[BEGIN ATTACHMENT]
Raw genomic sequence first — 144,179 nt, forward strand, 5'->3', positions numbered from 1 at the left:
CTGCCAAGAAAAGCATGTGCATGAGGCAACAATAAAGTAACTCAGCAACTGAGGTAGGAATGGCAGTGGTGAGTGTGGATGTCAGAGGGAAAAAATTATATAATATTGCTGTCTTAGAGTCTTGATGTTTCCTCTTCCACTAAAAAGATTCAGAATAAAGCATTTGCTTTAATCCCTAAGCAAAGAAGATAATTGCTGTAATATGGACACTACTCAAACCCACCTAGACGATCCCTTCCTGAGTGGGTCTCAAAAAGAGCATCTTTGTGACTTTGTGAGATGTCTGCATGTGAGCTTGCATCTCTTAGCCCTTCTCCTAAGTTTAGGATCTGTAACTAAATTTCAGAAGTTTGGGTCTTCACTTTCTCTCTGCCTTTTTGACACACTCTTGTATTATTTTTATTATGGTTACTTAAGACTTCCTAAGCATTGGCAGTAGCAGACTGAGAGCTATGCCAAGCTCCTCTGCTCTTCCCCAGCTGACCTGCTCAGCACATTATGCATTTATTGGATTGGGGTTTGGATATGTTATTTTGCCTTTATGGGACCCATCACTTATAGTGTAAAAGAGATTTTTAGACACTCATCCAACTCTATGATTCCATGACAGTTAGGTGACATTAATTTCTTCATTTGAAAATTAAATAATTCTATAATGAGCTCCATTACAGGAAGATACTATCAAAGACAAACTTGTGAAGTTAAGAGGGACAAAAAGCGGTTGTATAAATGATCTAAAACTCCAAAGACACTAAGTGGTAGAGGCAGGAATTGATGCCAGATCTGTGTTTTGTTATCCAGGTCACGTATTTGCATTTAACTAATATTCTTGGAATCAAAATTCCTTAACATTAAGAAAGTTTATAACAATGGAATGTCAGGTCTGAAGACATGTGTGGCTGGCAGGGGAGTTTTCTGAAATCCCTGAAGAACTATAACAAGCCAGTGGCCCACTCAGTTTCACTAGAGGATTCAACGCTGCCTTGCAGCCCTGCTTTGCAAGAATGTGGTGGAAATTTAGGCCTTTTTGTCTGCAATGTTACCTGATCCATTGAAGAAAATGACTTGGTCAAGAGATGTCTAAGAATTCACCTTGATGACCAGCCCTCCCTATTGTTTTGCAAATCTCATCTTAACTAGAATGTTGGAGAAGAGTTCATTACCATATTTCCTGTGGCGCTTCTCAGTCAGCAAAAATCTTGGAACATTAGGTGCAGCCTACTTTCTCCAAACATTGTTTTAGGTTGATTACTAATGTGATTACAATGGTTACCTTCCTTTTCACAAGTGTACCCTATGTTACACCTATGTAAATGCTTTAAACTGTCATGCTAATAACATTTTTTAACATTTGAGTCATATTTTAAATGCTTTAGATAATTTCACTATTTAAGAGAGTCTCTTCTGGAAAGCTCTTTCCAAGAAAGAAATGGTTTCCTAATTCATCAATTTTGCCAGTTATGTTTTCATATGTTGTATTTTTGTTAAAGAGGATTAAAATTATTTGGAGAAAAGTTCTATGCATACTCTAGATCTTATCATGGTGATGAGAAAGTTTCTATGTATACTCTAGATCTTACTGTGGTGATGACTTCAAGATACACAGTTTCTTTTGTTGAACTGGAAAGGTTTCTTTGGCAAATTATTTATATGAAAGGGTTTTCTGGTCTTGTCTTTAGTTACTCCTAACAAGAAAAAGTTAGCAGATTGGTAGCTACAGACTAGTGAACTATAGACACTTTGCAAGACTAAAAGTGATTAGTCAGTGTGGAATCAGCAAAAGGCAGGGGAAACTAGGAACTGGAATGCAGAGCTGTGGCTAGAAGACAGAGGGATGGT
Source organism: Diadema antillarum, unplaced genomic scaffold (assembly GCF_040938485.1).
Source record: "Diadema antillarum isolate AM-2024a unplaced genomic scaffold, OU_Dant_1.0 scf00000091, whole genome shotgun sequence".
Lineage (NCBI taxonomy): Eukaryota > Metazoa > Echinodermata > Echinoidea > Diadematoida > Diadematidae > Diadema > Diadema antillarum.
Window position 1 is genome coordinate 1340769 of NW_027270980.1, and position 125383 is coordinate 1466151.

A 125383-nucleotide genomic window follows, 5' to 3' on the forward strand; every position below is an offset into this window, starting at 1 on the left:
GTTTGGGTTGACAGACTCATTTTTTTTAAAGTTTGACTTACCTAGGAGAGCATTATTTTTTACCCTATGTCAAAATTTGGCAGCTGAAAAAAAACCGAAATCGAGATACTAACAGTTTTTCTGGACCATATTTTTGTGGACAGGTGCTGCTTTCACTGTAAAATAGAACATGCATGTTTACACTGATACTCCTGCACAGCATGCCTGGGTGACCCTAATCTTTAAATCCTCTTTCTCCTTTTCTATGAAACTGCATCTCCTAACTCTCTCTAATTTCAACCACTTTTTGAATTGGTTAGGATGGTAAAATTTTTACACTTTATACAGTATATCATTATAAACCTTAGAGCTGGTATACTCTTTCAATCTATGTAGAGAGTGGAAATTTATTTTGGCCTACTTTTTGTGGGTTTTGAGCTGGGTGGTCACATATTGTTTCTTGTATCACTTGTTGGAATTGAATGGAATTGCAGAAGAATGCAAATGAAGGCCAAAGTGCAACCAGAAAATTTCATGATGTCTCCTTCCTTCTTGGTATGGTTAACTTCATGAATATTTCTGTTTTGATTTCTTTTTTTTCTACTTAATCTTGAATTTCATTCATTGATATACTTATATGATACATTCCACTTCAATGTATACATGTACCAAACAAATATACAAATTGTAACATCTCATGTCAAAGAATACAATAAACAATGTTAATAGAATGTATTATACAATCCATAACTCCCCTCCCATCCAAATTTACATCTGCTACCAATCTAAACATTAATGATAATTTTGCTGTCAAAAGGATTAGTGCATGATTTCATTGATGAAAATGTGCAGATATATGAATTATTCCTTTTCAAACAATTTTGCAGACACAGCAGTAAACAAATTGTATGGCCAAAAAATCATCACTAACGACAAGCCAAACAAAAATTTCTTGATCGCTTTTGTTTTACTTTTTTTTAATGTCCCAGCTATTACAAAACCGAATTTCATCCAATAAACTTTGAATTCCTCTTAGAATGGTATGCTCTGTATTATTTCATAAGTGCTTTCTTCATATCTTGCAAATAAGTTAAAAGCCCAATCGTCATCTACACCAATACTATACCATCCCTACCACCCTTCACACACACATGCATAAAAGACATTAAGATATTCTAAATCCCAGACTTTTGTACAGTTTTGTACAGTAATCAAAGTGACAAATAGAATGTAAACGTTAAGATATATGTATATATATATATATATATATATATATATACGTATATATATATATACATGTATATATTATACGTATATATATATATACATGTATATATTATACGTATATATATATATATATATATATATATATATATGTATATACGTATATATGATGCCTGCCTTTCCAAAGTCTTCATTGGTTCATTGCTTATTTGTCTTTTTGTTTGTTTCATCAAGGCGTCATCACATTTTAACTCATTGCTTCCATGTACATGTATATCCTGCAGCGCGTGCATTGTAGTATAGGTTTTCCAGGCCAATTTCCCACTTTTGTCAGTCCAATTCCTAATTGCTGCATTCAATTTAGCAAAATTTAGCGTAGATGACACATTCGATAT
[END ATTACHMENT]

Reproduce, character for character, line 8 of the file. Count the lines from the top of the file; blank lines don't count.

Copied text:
GTTTGGGTTGACAGACTCATTTTTTTTAAAGTTTGACTTACCTAGGAGAGCATTATTTTTTACCCTATGTCAAAATTTGGCAGCTGAAAAAAAACCGAAATCGAGATACTAACAGTTTTTCTGGACCATATTTTTGTGGACAGGTGCTGCTTTCACTGTAAAATAGAACATGCATGTTTACACTGATACTCCTGCACAGCATGCCTGGGTGACCCTAATCTTTAAATCCTCTTTCTCCTTTTCTATGAAACTGCATCTCCTAACTCTCTCTAATTTCAACCACTTTTTGAATTGGTTAGGATGGTAAAATTTTTACACTTTATACAGTATATCATTATAAACCTTAGAGCTGGTATACTCTTTCAATCTATGTAGAGAGTGGAAATTTATTTTGGCCTACTTTTTGTGGGTTTTGAGCTGGGTGGTCACATATTGTTTCTTGTATCACTTGTTGGAATTGAATGGAATTGCAGAAGAATGCAAATGAAGGCCAAAGTGCAACCAGAAAATTTCATGATGTCTCCTTCCTTCTTGGTATGGTTAACTTCATGAATATTTCTGTTTTGATTTCTTTTTTTTCTACTTAATCTTGAATTTCATTCATTGATATACTTATATGATACATTCCACTTCAATGTATACATGTACCAAACAAATATACAAATTGTAACATCTCATGTCAAAGAATACAATAAACAATGTTAATAGAATGTATTATACAATCCATAACTCCCCTCCCATCCAAATTTACATCTGCTACCAATCTAAACATTAATGATAATTTTGCTGTCAAAAGGATTAGTGCATGATTTCATTGATGAAAATGTGCAGATATATGAATTATTCCTTTTCAAACAATTTTGCAGACACAGCAGTAAACAAATTGTATGGCCAAAAAATCATCACTAACGACAAGCCAAACAAAAATTTCTTGATCGCTTTTGTTTTACTTTTTTTTAATGTCCCAGCTATTACAAAACCGAATTTCATCCAATAAACTTTGAATTCCTCTTAGAATGGTATGCTCTGTATTATTTCATAAGTGCTTTCTTCATATCTTGCAAATAAGTTAAAAGCCCAATCGTCATCTACACCAATACTATACCATCCCTACCACCCTTCACACACACATGCATAAAAGACATTAAGATATTCTAAATCCCAGACTTTTGTACAGTTTTGTACAGTAATCAAAGTGACAAATAGAATGTAAACGTTAAGATATATGTATATATATATATATATATATATATATATACGTATATATATATATACATGTATATATTATACGTATATATATATATACATGTATATATTATACGTATATATATATATATATATATATATATATATATGTATATACGTATATATGATGCCTGCCTTTCCAAAGTCTTCATTGGTTCATTGCTTATTTGTCTTTTTGTTTGTTTCATCAAGGCGTCATCACATTTTAACTCATTGCTTCCATGTACATGTATATCCTGCAGCGCGTGCATTGTAGTATAGGTTTTCCAGGCCAATTTCCCACTTTTGTCAGTCCAATTCCTAATTGCTGCATTCAATTTAGCAAAATTTAGCGTAGATGACACATTCGATAT